On this occasion, when we reached Dar, my immediate neighbour kindly offered to send lunch so I could recoup after a night of travelling with a young child. I eagerly and gratefully accepted, not because I was too tired to cook, but because it meant uninterrupted Christie Autobiography time! I spent the rest of the day immersed in her life of more than a hundred years ago and finally finished it by evening! The delicious lunch my neighbour sent us went well with the book!
Agatha was born to a British mother and an American father. Was that the reason, I wondered, that the American school library has so many of her books? They certainly don't seem to patronize other British authors! Or is it because she is in the Guinness Book Of World Records as the world's best selling author? Her works are at number three in the most widely published books list, coming in behind only the Bible and William Shakespeare. She is also the author of the longest running play ever, the Mousetrap.
Two years ago the High School Drama group had performed one of her plays in the children's school. It was the first time I had ever seen a Christie play being performed. This one was based on her book 'An Appointment With Death' and I was enthralled. Agatha was clever to tweak the endings of the plays that were based on her books so that her fans had to go out and watch the play even if they had read the book because the murderer was a different person altogether! The drama sets transported us to Petra near Jordan and we rapidly forgot that it was school children that we were watching, as they enacted and brought to life Christie's well fleshed out characters. I wanted to write about her and the play then, hard core fan that I am. I wrote it out in my head but never got around to putting it into cyber space. I am doing it now, two years after the play , triggered by the book in my son's hand and the article in the paper! May be, deep down, I believed it would be terrible presumptuous of me to write about this widely acclaimed, record breaking author who was made a Dame of the British Empire in 1971.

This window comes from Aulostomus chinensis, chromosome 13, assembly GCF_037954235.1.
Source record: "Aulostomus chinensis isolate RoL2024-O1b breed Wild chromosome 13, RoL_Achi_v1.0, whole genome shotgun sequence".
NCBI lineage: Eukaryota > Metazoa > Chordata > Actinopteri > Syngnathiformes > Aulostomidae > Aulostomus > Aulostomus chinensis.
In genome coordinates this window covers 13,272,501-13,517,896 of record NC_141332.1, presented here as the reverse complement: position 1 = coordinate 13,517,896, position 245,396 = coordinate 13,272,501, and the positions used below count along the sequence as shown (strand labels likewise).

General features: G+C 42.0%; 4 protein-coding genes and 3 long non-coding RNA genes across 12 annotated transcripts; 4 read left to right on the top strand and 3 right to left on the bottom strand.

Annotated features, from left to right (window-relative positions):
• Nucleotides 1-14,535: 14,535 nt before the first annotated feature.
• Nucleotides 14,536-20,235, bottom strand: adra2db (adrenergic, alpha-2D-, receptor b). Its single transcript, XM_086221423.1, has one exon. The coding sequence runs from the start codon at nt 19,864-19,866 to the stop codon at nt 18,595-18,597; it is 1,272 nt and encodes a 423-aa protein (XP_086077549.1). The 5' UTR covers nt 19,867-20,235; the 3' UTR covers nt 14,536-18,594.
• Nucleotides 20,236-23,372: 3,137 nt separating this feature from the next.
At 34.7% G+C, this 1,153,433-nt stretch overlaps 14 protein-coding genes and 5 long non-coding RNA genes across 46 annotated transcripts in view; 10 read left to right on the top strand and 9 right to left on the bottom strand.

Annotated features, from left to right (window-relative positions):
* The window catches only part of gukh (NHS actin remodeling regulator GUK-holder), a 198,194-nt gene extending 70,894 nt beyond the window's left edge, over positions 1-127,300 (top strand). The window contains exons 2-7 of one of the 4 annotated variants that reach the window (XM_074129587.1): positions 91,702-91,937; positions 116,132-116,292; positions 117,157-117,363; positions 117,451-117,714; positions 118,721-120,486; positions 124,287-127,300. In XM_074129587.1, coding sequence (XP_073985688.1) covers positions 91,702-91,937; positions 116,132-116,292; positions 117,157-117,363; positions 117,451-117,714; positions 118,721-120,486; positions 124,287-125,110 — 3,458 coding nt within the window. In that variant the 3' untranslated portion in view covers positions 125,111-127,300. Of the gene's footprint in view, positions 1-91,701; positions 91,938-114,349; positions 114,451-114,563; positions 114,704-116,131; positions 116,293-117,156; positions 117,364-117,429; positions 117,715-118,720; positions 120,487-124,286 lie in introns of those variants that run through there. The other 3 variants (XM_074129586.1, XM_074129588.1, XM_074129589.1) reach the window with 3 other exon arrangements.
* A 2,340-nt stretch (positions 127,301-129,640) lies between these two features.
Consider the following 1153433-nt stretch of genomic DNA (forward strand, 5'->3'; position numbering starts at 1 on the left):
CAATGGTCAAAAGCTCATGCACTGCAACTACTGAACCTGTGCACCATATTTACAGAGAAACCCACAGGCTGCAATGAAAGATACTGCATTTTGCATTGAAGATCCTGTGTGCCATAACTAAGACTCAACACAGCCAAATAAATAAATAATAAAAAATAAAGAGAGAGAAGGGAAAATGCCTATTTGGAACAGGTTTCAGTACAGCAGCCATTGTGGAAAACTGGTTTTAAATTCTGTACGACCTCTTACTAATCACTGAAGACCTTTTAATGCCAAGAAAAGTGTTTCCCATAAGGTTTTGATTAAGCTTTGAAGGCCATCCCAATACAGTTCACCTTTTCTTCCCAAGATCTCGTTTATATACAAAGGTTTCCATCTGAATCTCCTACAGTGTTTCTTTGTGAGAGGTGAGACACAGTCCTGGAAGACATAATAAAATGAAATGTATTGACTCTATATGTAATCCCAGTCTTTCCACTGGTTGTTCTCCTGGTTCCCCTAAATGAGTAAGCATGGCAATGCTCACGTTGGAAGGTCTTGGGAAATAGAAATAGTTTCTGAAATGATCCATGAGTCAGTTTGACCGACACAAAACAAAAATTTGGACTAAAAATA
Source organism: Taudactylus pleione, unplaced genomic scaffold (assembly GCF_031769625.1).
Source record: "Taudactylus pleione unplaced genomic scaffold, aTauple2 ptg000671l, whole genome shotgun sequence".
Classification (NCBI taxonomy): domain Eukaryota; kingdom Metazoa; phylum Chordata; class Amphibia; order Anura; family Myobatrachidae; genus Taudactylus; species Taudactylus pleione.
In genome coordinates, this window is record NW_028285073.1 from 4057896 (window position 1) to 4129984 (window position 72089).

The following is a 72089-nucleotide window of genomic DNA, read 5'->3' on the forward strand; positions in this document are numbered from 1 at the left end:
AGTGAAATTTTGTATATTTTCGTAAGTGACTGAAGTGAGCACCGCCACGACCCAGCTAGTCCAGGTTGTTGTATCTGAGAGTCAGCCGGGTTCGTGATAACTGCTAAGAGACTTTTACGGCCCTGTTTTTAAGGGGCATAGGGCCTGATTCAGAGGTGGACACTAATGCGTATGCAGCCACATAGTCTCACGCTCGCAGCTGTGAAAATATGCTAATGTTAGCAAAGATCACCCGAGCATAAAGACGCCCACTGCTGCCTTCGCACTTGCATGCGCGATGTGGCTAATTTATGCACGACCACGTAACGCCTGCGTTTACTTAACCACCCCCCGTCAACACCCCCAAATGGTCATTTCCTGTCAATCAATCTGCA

I have lovely memories of staying up till 4:00 am in the school holidays, reading a new Christie book, simply because I could not bear to sleep till I found out 'who done it'! I have memories of buying her books at railway stations scattered across the length and breadth of India from A.H Wheeler book stalls! The Times Of India article says these book stalls still sell her books!  Like a plane journey, what's a train journey without a good book in your hand?